Standard public health policy calls for a pandemic-readiness unit. Often because of budget cuts, and the lack of an immediate threat, governments tend to beef up these entities with funding and resources after an epidemic or pandemic has already started; it’s hard to secure money to fight an invisible threat that isn’t affecting anyone (unless you’re the military, but I digress). President Bush created a Pandemic Influenza Strategy in 2005 in response to the H5N1/Bird Flu outbreak in Asia in 2004. By the time H1N1/Swine Flu came around in 2009, President Obama built on Bush’s playbook to mount his own response. Obama also had to deal with Ebola and Zika, and strengthened government response efforts after each outbreak, eventually creating the Global Health Security and Biodefense unit, a team responsible for pandemic preparedness under the National Security Council. Bush and Obama were mostly able to control these virus outbreaks due to these response efforts, as well as the type, severity, and transmissibility of the viruses that happened on their watch.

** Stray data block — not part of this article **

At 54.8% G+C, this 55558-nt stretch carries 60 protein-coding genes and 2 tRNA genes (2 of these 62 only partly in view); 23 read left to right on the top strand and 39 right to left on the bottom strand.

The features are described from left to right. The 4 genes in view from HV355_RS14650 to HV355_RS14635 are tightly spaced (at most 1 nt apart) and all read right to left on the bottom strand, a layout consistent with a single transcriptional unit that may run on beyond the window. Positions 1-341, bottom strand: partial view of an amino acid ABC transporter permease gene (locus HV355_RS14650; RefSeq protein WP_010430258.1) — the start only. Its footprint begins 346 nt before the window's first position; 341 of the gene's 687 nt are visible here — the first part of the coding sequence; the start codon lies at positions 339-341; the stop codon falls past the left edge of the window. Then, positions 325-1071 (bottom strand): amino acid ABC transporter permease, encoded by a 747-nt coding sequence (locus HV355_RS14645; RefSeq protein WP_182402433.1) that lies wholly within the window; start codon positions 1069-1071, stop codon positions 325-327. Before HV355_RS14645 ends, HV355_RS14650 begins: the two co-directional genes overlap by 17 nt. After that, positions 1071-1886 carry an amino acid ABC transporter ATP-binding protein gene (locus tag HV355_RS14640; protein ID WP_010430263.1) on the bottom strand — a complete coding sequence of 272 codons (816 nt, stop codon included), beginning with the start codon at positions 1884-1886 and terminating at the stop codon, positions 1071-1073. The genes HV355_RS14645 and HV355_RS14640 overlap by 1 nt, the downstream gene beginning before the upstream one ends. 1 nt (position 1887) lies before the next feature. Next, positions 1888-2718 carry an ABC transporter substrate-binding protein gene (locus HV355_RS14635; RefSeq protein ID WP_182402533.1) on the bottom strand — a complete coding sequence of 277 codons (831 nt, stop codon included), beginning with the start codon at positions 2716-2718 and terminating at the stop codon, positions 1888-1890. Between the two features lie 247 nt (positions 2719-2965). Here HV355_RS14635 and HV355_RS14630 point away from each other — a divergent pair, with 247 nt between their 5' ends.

So despite what Bill Gates tells us we should do, governments’ pandemic responses are usually ramped up in reaction to an existing threat. So yes, President Trump made a massive mistake in 2018 when he got rid of Obama’s aforementioned pandemic response team at the NSC. His decision unfortunately demonstrated a short-sightedness to which others have succumbed, due to the difficulty of perceiving — and convincing others — of a threat in the long term.